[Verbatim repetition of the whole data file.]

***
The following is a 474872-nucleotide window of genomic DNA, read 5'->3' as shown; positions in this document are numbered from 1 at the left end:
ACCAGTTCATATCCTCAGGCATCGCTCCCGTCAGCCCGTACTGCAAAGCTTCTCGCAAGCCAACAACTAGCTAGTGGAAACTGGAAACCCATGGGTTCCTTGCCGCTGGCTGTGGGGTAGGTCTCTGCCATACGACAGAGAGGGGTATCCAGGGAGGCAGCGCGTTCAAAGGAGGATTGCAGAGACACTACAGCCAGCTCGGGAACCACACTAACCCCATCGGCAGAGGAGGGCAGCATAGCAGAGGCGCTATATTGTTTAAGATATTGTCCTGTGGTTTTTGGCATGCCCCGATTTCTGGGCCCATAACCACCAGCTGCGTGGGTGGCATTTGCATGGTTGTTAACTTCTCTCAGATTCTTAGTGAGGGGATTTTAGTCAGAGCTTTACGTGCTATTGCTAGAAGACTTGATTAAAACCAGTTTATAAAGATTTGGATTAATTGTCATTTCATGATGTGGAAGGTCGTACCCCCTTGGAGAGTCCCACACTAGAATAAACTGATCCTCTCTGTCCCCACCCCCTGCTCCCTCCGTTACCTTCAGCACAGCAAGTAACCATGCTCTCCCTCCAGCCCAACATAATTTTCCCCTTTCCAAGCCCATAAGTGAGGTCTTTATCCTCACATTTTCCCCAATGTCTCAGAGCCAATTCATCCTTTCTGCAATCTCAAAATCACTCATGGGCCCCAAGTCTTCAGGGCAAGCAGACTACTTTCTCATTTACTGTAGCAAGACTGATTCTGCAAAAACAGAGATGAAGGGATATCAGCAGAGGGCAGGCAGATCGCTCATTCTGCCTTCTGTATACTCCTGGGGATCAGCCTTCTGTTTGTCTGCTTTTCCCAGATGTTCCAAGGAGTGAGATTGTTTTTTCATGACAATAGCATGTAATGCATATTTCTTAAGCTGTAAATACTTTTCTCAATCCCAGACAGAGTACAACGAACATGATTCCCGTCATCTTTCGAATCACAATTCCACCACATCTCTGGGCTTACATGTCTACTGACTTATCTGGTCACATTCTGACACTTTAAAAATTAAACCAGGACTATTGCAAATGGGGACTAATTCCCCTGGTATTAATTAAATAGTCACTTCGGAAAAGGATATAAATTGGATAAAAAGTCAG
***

The following is a 474872-nucleotide window of genomic DNA, read 5'->3' as shown; positions in this document are numbered from 1 at the left end:
ACCAGTTCATATCCTCAGGCATCGCTCCCGTCAGCCCGTACTGCAAAGCTTCTCGCAAGCCAACAACTAGCTAGTGGAAACTGGAAACCCATGGGTTCCTTGCCGCTGGCTGTGGGGTAGGTCTCTGCCATACGACAGAGAGGGGTATCCAGGGAGGCAGCGCGTTCAAAGGAGGATTGCAGAGACACTACAGCCAGCTCGGGAACCACACTAACCCCATCGGCAGAGGAGGGCAGCATAGCAGAGGCGCTATATTGTTTAAGATATTGTCCTGTGGTTTTTGGCATGCCCCGATTTCTGGGCCCATAACCACCAGCTGCGTGGGTGGCATTTGCATGGTTGTTAACTTCTCTCAGATTCTTAGTGAGGGGATTTTAGTCAGAGCTTTACGTGCTATTGCTAGAAGACTTGATTAAAACCAGTTTATAAAGATTTGGATTAATTGTCATTTCATGATGTGGAAGGTCGTACCCCCTTGGAGAGTCCCACACTAGAATAAACTGATCCTCTCTGTCCCCACCCCCTGCTCCCTCCGTTACCTTCAGCACAGCAAGTAACCATGCTCTCCCTCCAGCCCAACATAATTTTCCCCTTTCCAAGCCCATAAGTGAGGTCTTTATCCTCACATTTTCCCCAATGTCTCAGAGCCAATTCATCCTTTCTGCAATCTCAAAATCACTCATGGGCCCCAAGTCTTCAGGGCAAGCAGACTACTTTCTCATTTACTGTAGCAAGACTGATTCTGCAAAAACAGAGATGAAGGGATATCAGCAGAGGGCAGGCAGATCGCTCATTCTGCCTTCTGTATACTCCTGGGGATCAGCCTTCTGTTTGTCTGCTTTTCCCAGATGTTCCAAGGAGTGAGATTGTTTTTTCATGACAATAGCATGTAATGCATATTTCTTAAGCTGTAAATACTTTTCTCAATCCCAGACAGAGTACAACGAACATGATTCCCGTCATCTTTCGAATCACAATTCCACCACATCTCTGGGCTTACATGTCTACTGACTTATCTGGTCACATTCTGACACTTTAAAAATTAAACCAGGACTATTGCAAATGGGGACTAATTCCCCTGGTATTAATTAAATAGTCACTTCGGAAAAGGATATAAATTGGATAAAAAGTCAG